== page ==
Friday 28 October 2016

Jubilee tradition dates back to the Old Testament times

Published 09/12/2015 | 02:30

Pope John Paul II. Photo: AP
Pope John Paul II. Photo: AP

Jubilee years can be traced back to a tradition described in the Old Testament where slaves and prisoners would be freed once every 50 years, a concept that died out within Judaism but was taken up by Pope Boniface VIII for the Catholic Church in 1300.

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Pilgrimages to Rome were at the heart of the original jubilee years, and attracted hundreds of thousands of pilgrims to the city, many willing to pay for 'indulgences' - the eradication by the Church of the spiritual debt arising from sin.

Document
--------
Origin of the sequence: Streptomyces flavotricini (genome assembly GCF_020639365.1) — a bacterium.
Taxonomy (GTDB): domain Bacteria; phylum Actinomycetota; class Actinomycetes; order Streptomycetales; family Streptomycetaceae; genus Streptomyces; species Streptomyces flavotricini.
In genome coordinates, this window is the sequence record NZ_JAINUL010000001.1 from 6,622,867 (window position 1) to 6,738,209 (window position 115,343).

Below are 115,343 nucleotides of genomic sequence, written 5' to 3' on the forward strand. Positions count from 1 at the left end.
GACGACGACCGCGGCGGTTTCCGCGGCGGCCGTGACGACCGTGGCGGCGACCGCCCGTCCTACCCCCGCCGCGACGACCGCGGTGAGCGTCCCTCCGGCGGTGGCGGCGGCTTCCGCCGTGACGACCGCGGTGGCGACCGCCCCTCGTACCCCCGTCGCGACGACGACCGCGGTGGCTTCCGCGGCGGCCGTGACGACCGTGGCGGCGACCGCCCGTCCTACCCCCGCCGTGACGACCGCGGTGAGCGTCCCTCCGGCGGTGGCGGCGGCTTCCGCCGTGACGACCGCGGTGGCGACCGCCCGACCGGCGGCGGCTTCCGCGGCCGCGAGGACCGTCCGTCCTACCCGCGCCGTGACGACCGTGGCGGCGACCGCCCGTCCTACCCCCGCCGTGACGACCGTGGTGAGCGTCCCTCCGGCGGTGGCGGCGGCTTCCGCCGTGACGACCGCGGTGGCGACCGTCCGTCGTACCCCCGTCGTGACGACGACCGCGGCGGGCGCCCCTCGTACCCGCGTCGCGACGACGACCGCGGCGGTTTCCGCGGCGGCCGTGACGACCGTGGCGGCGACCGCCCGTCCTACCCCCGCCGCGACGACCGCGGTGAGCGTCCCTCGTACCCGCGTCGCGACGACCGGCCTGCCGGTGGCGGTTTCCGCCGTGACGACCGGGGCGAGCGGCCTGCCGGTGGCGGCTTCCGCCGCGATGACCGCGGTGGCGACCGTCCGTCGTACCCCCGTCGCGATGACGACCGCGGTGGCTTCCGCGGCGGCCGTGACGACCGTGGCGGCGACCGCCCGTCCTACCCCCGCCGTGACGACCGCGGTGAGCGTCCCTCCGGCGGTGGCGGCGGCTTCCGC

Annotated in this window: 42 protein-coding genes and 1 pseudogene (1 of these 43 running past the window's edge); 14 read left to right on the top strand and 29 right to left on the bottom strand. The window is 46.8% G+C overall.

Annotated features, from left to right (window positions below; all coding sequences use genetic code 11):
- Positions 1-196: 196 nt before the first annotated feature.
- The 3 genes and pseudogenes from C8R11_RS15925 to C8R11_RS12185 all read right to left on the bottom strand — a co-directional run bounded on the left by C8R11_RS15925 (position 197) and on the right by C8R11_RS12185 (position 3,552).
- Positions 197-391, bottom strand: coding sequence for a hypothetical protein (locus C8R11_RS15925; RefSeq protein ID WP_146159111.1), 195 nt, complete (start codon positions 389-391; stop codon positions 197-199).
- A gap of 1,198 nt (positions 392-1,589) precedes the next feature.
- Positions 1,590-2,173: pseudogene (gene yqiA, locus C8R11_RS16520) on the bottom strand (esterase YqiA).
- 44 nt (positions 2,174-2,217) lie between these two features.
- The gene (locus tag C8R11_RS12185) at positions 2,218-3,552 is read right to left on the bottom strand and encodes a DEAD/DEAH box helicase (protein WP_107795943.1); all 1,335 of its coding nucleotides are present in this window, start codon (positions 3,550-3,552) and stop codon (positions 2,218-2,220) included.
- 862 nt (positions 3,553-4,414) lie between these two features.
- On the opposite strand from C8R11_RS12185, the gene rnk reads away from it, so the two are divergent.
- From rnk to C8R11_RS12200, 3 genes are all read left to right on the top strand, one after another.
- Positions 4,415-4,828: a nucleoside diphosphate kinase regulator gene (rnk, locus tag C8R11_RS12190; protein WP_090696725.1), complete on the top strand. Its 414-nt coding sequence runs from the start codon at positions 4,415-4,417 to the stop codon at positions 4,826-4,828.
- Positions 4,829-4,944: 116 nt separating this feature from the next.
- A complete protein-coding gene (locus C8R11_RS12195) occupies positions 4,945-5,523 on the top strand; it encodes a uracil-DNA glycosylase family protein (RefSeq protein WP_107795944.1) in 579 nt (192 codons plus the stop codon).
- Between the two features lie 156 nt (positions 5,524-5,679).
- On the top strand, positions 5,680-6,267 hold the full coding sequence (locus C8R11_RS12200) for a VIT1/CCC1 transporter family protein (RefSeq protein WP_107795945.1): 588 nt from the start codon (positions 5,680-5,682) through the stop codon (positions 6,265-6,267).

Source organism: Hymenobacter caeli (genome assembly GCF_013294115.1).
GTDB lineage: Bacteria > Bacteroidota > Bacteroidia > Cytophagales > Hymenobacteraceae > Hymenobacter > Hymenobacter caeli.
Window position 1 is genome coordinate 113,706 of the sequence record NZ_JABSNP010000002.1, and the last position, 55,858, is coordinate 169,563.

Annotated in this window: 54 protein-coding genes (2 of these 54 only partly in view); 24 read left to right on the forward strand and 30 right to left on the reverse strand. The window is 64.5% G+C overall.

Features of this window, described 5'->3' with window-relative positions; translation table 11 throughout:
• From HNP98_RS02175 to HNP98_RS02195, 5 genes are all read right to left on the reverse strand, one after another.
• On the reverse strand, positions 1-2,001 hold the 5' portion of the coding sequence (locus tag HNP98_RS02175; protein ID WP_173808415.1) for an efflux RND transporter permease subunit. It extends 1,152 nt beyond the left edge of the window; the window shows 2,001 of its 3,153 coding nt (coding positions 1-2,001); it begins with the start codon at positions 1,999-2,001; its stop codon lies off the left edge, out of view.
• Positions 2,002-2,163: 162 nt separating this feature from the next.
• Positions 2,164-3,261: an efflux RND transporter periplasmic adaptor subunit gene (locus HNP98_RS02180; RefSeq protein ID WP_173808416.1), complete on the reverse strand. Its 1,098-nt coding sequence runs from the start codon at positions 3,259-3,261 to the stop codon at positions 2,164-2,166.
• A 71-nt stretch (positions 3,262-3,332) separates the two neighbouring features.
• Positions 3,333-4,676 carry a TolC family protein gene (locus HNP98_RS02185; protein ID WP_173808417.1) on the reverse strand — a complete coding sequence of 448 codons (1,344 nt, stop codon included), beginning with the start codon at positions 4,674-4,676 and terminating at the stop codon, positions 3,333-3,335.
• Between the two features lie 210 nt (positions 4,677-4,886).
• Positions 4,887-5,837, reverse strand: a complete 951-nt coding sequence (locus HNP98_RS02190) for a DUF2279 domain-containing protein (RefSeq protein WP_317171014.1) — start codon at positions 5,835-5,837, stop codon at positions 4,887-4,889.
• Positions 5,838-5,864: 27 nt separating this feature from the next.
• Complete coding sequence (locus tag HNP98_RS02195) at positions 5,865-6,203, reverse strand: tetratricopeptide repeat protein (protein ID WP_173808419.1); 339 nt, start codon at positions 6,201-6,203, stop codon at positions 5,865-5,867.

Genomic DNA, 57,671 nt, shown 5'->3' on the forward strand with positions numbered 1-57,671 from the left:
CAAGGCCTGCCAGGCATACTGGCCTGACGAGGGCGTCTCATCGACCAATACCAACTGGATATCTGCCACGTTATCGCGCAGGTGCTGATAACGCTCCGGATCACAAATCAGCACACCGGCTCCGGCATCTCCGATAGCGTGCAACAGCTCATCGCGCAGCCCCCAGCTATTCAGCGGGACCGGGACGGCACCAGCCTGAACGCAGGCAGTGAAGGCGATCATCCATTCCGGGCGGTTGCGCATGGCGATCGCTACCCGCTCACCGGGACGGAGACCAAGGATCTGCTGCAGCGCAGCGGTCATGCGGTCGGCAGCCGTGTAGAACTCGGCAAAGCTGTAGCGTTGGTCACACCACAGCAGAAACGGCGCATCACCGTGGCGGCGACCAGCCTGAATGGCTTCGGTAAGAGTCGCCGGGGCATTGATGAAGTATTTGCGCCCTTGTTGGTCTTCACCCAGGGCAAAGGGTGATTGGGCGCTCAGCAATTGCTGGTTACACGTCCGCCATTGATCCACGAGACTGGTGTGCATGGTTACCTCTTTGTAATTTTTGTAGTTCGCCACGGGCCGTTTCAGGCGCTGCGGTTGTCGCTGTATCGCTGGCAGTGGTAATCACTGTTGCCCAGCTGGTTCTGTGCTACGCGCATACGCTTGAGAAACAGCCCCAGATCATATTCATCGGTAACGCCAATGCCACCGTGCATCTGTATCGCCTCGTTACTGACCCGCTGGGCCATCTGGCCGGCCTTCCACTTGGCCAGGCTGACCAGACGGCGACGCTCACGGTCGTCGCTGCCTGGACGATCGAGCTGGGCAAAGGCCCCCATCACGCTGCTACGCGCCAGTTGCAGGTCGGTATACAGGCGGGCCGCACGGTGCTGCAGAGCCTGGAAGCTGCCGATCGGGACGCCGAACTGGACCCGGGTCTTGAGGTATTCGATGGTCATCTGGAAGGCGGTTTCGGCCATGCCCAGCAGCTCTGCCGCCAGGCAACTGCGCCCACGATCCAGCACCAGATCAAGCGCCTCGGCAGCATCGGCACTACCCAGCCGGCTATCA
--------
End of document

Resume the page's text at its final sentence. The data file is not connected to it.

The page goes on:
It was a tradition that not only contributed copious cash to the Vatican's coffers, but also contributed to the theological turmoil that led to the establishment of rival Protestant churches across much of northern Europe.

The last Jubilee was called by St John Paul II to mark the millennium, and this Holy Year of Mercy starts on the Feast of the Immaculate Conception yesterday and will end on the Feast of Christ the King on November 20, 2016.

Irish Independent

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